A University of Florida researcher is sending human cells into space: Here's why

Dr. Siobhan Malany, a researcher at the University of Florida’s Pharmacy school is breaking barriers – including the sound barrier.

On the next Space X launch, she’s sending up muscle cells on these chips, which go inside self-running labs.

"It’s an extreme environment to try to study those diseases," said Dr. Malany. 

It’s all an effort to study the progression of disease.

"We’re looking at this natural product from the skin of green tomatoes as a possible fix for age-related muscle atrophy, and using the space environment to study human biology," said Dr. Malany

So why send the cells to space?

Dr. Malany points out, astronauts don’t have gravity pushing down on them, working their muscles, so they atrophy really fast. She realized, the Space X rocket could serve as a time machine for her experiment.  

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"So we’ll look at all the gene expression changes to understand if we see something about this disease progression that maybe we can’t see on earth, because obviously aging occurs over many years, and so it might be a faster process in microgravity," she explained.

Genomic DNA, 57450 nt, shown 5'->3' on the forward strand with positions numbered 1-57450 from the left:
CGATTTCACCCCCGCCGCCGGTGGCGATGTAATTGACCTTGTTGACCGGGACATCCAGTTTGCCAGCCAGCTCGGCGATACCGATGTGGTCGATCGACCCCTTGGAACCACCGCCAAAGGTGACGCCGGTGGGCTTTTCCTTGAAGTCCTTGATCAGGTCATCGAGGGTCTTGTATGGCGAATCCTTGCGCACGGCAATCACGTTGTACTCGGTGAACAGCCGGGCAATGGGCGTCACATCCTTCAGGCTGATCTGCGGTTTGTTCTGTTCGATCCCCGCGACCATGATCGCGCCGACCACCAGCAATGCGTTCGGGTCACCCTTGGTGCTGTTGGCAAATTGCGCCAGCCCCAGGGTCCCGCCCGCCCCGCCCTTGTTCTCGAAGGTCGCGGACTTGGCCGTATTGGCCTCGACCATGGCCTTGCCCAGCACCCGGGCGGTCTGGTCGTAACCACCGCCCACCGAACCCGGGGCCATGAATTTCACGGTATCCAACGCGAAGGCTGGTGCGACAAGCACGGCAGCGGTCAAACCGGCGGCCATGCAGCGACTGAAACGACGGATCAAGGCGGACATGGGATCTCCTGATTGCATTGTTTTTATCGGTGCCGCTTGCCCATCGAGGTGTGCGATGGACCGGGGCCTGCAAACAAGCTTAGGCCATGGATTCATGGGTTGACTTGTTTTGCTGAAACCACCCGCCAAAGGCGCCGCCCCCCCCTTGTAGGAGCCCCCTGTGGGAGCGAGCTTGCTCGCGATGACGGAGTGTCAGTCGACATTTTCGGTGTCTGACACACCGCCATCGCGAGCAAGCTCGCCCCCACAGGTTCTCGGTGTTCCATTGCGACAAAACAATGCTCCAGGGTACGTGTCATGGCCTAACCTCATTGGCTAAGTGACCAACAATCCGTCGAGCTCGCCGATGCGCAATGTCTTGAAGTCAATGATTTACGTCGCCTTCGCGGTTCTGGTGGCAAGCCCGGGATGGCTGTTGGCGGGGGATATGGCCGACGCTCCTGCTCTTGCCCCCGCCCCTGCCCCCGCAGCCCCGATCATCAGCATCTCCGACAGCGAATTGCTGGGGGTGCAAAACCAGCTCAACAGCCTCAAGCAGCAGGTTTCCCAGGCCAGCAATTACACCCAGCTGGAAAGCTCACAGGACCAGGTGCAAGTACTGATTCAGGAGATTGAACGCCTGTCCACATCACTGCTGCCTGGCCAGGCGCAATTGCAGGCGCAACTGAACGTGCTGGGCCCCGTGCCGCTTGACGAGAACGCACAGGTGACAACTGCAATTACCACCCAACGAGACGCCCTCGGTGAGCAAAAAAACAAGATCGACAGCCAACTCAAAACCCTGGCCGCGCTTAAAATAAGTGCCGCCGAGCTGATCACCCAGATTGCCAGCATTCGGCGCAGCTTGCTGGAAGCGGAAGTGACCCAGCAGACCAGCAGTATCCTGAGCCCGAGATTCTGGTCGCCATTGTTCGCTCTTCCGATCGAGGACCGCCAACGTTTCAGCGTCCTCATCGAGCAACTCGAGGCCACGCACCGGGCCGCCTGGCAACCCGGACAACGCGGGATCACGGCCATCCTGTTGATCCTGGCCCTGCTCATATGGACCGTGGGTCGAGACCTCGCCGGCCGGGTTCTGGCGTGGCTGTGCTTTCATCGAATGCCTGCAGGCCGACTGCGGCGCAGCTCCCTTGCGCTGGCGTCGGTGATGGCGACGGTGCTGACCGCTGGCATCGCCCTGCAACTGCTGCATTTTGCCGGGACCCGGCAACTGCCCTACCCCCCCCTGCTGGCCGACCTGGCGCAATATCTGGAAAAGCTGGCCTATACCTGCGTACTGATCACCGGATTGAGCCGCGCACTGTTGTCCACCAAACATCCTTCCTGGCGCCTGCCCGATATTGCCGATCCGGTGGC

Dr. Malany just got data back from a launch in July she’ll be studying.

This latest one is the third experiment and is the last in the series.

The National Institutes of Health has funded nine in total.  NASA has also funded other tissue chip studies to learn more about long-term effects, such as:

"Inflammation, immune response, to really look at chronic responses in these types of tissue-chips, because the idea is, they should be able to be in culture for a very long time," Dr. Siobhan listed. 

Those tissue chips will be on board the CRS-26 Mission. 

That was supposed to take off this past Monday, then was supposed to leave Tuesday, but weather delays forced Space X to move the launch to this Saturday instead.